bitterness

A Quote by unknown on bitterness, certainty, day, people, and present

Certain cereals and pulses (legumes) were domesticated in very ancient times. In about 8000 BC in the Fertile Crescent of the Near and Middle East (present-day Syria, Iran, Iraq, Turkey, Jordan, Israel), wheats, barley, lentil, pea, bitter vetch, chick-pea, and possibly faba bean, were brought into cultivation by the Neolithic people. These crops spread from the point of origin. Archaeological evidence indicates that the wheats, and some of the legumes, had reached Greece by 6000 BC and evidence of their presence within that millennium has been found in the Danube Basin, the Nile valley, and the Indian subcontinent (Pakistan). Dispersal continued throughout Europe, the crops reaching Britain and Scandinavia in 4,000-2,000 BC.

unknown

Source: The New Oxford Book of Food Plants, xv, 1997, by J. G . Vaughan and C. A. Geissler.

Contributed by: Zaady

A Quote by unknown on ability, acceptance, bitterness, defeat, and victory

The ability to accept victory graciously and take defeat without bitterness is what makes heroes.

unknown

Source: Albert W. Daw Collection

Contributed by: Zaady

A Quote by unknown on best friend, bitterness, blindness, chance, children, day, defense, dependence, effort, failure, family, friendship, funny, good, gossip, happiness, heart, ideas, justice, laughter, life, love, mortality, pain, quiet, schools, shyne

Life wounds all of us. At best there is sorrow enough to go round. Yet because the deepest wounds are those of the soul and hidden to mortal sight, we keep hurting each other day by day, inflicting wounds that time mercifully scars over. But the scars remain, ready at a touch to throb angrily and ache again with the old gnawing wild pain. You remember that day in school when the teacher laughed? You were only a little fellow, shy and silent, sitting in the shadow of the big boys, wistfully looking toward the day when you would shine as they did. That day you were sure your chance had come. You were sure that you had just what the teacher wanted on the tip of your tongue, and you jumped up and shouted it out loudly and eagerly, triumphantly - and you were very, very wrong. There followed a flash of astonishment, an instant of dreadful silence, and then the room rang with mirth. You heard only the teacher's laughter, and it drowned your heart. Many years have gone over head since that day, but the sight of a little lad trudging along to school brings it back, and the old pain stirs and beats against the scar. You cover it over, hush it to quiet once more with a smile. "I must have been funny. She couldn't help it." But you wish she had. And there was that time when your best friend failed you. When the loose-tongued gossips started the damaging story and he was pressed for a single word in your defense, he said, "Oh, he's all right. Of course, he's all right, but I don't want to get mixed up in this thing. Can't afford it. Have to think of my own name and my own family, you understand. Good fellow, but I have to keep out of this." You felt forsaken. For weeks and weeks you carried the pain in your heart. The story was bad enough but would right itself. The idea that he should fail you, that he had not, rushed to your side at the first hint of trouble was bad enough, was unbearable. He came back again after it was all over, but the sight of him renewed the ache in your breast and the throb of pain in your throat. The scar was thin, and the hurt beneath it quivered. We all bear scars. Life is a struggle, and hurts must come. But why the unnecessary ones? Why hurt the souls of little children? Why say things to them that they must remember with pain all their lives? Why say the smart, tart thing that goes straight to the heart of someone we love because we would relieve ourselves of the day's tension and throw off a grain of the soul's bitterness? Who are we to inflict wounds and suffering and scars on those about us? Staggering, blind mortals, groping our way from somewhere "here" to somewhere "there" conscious of little but the effort to stay "here" a little longer! It behooves us to travel softly, regardful of one another's happiness, particularly where our path crosses that of those dependent upon us for comfort or enters into the heart of little children.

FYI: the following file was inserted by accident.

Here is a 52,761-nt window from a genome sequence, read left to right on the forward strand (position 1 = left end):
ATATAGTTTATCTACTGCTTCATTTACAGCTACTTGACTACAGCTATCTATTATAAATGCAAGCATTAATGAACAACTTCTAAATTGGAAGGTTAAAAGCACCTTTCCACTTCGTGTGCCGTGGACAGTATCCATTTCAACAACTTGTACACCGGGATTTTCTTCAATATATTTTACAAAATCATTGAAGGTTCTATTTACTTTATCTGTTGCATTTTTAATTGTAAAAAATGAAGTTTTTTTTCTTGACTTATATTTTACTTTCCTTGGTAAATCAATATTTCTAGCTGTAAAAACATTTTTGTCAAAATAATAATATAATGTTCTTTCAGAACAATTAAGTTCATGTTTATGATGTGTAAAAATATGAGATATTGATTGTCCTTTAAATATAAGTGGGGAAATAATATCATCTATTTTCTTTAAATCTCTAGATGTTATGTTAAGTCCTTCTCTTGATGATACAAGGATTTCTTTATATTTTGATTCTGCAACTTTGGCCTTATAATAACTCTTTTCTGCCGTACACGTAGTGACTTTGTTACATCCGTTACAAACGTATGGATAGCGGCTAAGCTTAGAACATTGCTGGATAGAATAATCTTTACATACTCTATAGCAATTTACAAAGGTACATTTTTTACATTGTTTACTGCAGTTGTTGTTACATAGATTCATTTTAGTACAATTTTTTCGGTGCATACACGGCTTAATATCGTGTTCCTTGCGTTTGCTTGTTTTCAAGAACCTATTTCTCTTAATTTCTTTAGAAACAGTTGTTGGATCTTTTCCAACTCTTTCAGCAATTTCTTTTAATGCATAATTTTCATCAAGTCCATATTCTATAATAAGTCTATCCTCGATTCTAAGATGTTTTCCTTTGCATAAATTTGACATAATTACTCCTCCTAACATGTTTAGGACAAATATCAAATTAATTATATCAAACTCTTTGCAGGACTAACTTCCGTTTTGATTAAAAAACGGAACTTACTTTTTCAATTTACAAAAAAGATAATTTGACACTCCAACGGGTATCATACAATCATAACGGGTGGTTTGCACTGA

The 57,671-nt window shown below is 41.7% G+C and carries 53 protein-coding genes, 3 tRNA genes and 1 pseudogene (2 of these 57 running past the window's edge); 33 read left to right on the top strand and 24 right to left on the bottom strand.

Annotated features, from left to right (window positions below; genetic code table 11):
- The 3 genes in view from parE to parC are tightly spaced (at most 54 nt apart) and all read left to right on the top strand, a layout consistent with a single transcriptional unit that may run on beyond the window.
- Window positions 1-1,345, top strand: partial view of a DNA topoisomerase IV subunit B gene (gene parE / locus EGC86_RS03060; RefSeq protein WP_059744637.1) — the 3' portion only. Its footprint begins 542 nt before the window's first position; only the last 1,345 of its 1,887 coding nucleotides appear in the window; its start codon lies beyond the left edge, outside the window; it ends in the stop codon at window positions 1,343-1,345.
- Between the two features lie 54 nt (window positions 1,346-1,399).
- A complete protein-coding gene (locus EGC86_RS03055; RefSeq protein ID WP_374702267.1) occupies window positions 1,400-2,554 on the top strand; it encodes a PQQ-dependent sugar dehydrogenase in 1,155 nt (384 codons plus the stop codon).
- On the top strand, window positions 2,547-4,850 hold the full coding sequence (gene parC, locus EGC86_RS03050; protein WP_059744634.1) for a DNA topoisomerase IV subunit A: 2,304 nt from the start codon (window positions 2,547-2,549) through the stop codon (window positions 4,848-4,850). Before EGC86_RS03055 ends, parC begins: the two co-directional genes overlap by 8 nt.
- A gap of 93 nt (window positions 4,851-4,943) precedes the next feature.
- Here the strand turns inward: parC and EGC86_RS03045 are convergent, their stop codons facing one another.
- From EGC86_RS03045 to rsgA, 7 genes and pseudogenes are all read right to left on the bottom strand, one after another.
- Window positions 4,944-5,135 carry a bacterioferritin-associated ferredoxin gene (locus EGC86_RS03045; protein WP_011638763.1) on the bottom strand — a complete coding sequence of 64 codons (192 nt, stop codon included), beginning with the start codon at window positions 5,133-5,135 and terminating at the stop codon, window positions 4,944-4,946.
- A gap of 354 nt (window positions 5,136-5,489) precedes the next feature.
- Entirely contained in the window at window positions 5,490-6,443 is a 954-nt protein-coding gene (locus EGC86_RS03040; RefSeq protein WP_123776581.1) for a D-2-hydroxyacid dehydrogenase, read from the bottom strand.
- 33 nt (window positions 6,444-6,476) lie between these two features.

unknown

Contributed by: Zaady

A Quote by unknown on acceptance, anger, bitterness, correction, emotion, envy, faith, fear, forgiveness, joy, love, peace, self-esteem, sorrow, worth, and yielding

There are two trees, each yielding its own fruit. One of them is negative . . . it grows from lack of self-worth and its fruits are fear, anger, envy, bitterness, sorrow - and any other negative emotion. Then there is the tree of positive emotions. Its nutrients include self-forgiveness and a correct self concept. Its fruits are love, joy, acceptance, self-esteem, faith, peace . . . and other uplifting emotions.

unknown

Source: Kathi's Garden

Contributed by: Zaady